PORNOPOP: AND THE SLOW SONGS ABOUT DEAD CALM IN YOUR HANDS - The Reykjavik Grapevine

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PORNOPOP: AND THE SLOW SONGS ABOUT DEAD CALM IN YOUR HANDS

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Published December 3, 2004

Remember Pornopop? No? Well, don’t worry because most people had totally forgotten about the band…if they even knew about it in the first place.
It’s been 7 years since it’s first album, ‘Blue’, saw the light of day and despite some great reviews, the public failed to take notice as often is the case with experimental artists. After being largely anonymous since, Pornopop finally returns with an album that surpasses it’s own adventurous debut. Sure, it’s title may sound a bit pretentious but at the same time gives the listener a quite clear view of what he’s about to hear over the next 40 minutes or so.
Pornopop is led by 2 brothers, Pétur Jóhann Einarsson and Ágúst Arnar Einarsson, along with producer Arnar Helgi Aðalsteinsson, who must take huge credit for his tasteful arrangements. The electronics blend perfectly with the acoustic instruments, creating an ambience that’s hauntingly beautiful at the best of times – and there are plenty of those here. The album also has no obvious lows although it does drift a bit off after reaching it’s climax during tracks 5 and 6, titled ‘Sleep’ and ‘It Doesn’t Mean a Thing’ respectively. The song that then follows, ‘Little Kafka’, could possibly be seen as the album’s weekest moment, mainly because of the vocal-effect, which adds little to it. Elsewhere, Pornopop stick to using Pétur Jóhann’s soft, natural voice to much better effect and he is also accompanied by a female vocalist on yet another of the album’s high-points, titled ‘Centre’.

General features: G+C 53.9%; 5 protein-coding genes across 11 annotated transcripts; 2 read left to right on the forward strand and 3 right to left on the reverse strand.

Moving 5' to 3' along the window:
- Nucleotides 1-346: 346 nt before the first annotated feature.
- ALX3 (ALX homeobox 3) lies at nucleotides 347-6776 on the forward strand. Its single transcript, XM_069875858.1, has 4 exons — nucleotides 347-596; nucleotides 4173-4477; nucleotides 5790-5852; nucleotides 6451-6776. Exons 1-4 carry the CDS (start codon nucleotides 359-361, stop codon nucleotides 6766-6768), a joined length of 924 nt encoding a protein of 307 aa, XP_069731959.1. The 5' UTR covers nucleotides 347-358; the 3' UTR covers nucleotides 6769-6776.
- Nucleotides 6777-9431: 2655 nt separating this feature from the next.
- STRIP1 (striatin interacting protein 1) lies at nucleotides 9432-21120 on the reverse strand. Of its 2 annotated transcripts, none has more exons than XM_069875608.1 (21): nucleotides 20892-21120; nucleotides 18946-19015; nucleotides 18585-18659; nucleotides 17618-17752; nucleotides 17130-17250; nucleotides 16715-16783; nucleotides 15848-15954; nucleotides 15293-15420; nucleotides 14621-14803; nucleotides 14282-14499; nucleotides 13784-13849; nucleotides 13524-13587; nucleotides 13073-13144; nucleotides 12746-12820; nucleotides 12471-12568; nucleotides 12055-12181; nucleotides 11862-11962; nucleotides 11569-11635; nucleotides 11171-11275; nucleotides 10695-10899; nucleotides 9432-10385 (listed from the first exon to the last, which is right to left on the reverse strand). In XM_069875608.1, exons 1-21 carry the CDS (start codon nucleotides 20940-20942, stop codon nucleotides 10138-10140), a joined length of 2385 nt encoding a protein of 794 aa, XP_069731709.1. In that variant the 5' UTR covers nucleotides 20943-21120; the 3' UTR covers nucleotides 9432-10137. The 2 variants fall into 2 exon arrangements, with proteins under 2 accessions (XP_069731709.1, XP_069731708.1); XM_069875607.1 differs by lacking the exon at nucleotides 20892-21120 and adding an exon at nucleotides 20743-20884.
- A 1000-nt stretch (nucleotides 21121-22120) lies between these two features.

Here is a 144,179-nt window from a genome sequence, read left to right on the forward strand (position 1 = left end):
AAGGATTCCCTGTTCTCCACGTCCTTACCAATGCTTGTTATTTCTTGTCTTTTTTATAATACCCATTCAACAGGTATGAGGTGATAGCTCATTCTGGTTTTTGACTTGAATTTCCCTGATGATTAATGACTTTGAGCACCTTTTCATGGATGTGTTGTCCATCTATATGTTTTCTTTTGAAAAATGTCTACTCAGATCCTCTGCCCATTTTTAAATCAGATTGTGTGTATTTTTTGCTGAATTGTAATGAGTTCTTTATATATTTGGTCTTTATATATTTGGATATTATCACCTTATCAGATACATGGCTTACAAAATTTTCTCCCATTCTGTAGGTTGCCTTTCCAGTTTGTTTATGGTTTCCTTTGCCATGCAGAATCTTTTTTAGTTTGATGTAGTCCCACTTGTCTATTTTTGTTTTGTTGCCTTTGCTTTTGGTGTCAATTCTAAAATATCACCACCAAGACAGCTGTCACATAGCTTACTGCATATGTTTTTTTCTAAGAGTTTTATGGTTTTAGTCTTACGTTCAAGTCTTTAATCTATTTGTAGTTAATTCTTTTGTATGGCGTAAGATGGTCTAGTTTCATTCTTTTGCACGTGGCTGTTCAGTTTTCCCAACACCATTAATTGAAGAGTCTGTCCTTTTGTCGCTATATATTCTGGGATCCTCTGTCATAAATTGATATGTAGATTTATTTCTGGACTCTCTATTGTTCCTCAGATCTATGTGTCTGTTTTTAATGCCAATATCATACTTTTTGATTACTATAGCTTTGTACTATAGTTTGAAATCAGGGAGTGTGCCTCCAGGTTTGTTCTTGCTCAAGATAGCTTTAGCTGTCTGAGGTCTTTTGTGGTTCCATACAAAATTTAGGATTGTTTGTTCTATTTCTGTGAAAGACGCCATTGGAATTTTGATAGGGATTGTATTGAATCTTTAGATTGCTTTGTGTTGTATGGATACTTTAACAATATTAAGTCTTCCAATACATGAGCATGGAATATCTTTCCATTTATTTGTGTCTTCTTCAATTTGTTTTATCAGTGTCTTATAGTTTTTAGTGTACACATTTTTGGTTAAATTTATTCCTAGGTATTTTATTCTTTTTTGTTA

As stated earlier, this album is superior to it’s predecessor even though Pornopop’s wall of sound isn’t quite as thick as it used to be. Here, the band chooses to focus on matters more delicate and end up with an album that could either be described as gracefully quiet or quietly graceful…you decide. After hiding in the shadows for so long, Pornopop have sneaked in through the back-door to deliver one of the most memorable Icelandic albums of 2004.

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